• If it’s just that single span that needs to be corrected, you are likely correct. Depends on how much of the rest of the bridge needs to be rebuilt.

  20. I appreciate the push to imagine a different future. The rush to replace 1:1 isn’t long-range thinking, and we can and should do better than the urban planning of the 1970s.

    Also, love to see smart, younger contributors on this site. Thank you, Hyra and the Urbanist!

  21. 7 lanes is excessive, but I think some fixed-span in its place is important. The swing bridge opens regularly and backs up bikes, freight, and now buses and ambulances for 10 minutes when it does. Even with 7% of regular traffic, the reroute already has a lot more traffic funneling into a neighborhood that’s one of Seattle’s most diverse, making the arterials harder to cross for pedestrians and increasing the pollution more than ever. It involves a lot of idling. And it severely impacts the necessary car commutes of people living in areas poorly served by bus routes – anyone whose best transit option is relying on the meager schedules of the 37, 57, and 22 – until those are made more frequent and restructured transit just isn’t an option for a lot of people. I’d expect that once traffic returns to 40% of regular volume it’ll be an hour and a half instead of 20-35 minutes to get to any other neighborhood in Seattle. Maybe one general purpose lane in each direction, a reversible commute lane, and the two rail lanes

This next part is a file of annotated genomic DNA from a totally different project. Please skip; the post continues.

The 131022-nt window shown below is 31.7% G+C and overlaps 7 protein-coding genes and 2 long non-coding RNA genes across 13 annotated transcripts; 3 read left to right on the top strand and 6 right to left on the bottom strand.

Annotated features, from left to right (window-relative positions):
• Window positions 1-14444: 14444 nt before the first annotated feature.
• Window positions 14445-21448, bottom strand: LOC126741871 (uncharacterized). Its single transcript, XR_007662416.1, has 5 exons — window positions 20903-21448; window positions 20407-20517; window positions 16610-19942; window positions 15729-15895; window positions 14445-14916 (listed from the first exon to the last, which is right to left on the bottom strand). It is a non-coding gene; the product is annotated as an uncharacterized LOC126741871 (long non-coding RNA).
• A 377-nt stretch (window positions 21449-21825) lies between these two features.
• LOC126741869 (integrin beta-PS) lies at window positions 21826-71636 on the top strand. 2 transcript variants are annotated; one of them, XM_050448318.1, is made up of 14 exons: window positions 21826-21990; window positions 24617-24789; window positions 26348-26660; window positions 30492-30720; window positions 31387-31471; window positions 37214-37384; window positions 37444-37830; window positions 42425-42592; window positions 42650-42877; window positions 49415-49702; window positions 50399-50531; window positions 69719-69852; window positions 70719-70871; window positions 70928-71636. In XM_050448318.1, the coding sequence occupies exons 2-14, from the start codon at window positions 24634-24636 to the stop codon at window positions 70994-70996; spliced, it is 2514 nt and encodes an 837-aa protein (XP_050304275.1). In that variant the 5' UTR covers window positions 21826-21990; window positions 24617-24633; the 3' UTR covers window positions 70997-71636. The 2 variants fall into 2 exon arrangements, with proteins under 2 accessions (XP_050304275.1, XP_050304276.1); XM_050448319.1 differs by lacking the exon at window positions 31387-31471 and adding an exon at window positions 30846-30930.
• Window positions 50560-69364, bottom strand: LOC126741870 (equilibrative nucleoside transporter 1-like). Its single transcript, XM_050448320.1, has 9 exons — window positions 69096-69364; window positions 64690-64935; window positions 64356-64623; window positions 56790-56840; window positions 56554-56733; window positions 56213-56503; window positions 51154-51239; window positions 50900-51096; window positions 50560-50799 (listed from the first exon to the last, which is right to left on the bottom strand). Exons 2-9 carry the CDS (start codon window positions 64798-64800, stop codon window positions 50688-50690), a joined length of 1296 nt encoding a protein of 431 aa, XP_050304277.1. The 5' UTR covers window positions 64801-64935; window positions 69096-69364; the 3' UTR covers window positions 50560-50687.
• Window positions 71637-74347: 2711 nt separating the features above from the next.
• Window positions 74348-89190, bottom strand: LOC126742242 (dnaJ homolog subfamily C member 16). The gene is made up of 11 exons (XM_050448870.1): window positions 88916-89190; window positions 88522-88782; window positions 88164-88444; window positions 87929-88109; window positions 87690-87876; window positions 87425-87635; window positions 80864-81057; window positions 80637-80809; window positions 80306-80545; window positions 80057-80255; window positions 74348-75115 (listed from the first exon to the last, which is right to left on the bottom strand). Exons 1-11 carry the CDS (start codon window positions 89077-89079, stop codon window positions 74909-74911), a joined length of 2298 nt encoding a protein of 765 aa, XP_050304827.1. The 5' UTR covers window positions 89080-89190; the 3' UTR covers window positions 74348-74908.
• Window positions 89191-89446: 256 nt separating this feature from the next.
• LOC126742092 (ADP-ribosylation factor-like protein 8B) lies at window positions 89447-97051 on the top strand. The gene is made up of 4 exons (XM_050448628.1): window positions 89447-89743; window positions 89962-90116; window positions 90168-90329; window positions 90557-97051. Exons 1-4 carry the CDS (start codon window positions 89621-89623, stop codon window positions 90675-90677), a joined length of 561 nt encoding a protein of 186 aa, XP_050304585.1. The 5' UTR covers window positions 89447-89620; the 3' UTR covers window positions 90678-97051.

• The Ballard bridge opens on demand for vessels 1000t or larger no matter what time it is. The Duwamish sees much more traffic large enough to get an instant opening, and a lot of it needs to come and go at high tide even if that’s during rush hour, so even if you could talk the feds into approving a similar restriction it wouldn’t accomplish much.

        The high bridge needs to be rebuilt and will be rebuilt.

      • Right now, no such rule exists for the swing bridge (or the 1st Ave S bridge for that matter). The Coast Guard has historically refused requests that the bridge not be opened during peak commutes; apparently, a special rule exists for the Fremont and Ballard bridges. It’s not clear to me why they won’t grant a similar exception for Spokane, but my observation is that a lot of the river traffic is freight and commercial. I don’t know how that compares to the Ship Canal.

        • The Ballard bridge primarily serves small-craft recreational boating users. The Spokane Street Bridge serves exclusively large-craft industrial users. The same thinking cannot be applied.